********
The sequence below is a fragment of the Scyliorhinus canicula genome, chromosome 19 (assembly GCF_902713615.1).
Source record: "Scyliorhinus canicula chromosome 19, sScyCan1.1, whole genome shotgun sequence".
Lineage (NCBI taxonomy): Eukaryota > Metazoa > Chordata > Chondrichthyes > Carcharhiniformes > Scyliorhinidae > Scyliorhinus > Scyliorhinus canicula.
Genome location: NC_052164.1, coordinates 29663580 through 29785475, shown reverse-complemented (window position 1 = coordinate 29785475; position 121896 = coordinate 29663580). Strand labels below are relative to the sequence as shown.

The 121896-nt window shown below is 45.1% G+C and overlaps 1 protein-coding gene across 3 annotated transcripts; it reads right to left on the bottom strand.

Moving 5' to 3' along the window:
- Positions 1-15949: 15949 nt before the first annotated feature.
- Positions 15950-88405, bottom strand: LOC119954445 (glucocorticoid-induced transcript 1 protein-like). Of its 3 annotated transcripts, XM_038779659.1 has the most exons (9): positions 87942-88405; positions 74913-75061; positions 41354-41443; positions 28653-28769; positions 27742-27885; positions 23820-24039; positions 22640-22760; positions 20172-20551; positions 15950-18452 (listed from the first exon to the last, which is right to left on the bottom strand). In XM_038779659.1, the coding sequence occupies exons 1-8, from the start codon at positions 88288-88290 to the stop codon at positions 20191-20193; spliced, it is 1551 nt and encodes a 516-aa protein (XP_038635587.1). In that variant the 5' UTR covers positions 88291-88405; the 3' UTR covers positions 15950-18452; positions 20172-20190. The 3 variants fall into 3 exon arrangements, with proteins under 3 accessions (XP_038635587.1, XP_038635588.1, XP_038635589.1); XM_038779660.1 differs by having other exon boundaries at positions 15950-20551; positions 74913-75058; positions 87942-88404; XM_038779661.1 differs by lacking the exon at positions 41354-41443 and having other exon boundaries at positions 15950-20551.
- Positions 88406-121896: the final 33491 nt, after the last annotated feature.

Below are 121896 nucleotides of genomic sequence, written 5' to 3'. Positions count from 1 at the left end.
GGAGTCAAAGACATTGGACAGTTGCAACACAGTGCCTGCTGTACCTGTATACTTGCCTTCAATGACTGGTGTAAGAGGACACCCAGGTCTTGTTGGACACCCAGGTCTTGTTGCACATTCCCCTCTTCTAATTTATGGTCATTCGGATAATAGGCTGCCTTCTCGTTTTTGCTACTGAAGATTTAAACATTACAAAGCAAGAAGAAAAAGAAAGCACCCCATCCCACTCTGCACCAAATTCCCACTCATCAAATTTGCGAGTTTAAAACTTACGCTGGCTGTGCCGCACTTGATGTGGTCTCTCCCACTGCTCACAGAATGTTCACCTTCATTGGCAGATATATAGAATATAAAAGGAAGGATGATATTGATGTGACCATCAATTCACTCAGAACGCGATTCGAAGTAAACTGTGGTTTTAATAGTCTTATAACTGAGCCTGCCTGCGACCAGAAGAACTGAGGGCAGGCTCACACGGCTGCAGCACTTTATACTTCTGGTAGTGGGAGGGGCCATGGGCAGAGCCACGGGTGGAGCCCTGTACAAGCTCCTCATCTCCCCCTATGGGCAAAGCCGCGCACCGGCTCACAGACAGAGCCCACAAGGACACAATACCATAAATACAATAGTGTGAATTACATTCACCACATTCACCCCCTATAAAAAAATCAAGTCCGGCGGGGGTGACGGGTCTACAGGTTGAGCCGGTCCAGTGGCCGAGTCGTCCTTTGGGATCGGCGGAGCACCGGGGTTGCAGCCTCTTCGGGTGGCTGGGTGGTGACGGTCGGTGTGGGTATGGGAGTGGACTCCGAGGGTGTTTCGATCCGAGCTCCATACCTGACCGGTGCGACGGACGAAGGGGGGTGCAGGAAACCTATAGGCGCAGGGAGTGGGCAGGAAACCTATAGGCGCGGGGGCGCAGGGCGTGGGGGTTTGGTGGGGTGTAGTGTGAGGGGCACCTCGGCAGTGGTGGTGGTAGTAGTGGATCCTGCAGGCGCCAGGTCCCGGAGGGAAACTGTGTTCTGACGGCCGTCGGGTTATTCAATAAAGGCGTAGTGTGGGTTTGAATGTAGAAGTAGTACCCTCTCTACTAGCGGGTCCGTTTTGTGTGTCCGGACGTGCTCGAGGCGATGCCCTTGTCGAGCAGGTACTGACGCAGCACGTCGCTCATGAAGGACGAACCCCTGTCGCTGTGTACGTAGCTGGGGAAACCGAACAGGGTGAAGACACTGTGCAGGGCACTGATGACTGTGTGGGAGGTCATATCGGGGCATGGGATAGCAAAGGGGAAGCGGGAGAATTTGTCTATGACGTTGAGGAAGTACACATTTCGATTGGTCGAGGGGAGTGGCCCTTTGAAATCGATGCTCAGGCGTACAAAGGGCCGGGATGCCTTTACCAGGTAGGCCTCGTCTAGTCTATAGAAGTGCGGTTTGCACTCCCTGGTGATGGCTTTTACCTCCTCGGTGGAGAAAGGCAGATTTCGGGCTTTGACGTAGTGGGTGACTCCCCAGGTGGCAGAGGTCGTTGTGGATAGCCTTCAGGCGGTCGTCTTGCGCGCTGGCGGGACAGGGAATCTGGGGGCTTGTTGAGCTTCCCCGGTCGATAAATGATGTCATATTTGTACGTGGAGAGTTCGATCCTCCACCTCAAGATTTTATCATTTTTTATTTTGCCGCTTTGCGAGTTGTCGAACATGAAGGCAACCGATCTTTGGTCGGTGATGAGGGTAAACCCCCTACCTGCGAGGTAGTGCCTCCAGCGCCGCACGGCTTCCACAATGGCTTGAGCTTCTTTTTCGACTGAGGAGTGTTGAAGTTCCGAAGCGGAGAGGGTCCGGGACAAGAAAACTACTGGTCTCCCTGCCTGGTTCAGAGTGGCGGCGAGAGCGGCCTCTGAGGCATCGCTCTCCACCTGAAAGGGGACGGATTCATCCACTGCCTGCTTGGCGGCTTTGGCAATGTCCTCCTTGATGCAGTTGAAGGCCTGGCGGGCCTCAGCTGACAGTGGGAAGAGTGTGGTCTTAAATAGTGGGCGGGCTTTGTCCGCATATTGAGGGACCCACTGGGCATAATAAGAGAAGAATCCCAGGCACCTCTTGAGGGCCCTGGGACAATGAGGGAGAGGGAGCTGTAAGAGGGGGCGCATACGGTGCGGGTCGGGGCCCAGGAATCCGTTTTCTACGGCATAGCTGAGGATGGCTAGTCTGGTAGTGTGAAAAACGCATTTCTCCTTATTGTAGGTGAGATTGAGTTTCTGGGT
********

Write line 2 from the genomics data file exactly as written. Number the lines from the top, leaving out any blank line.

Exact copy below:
Source record: "Scyliorhinus canicula chromosome 19, sScyCan1.1, whole genome shotgun sequence".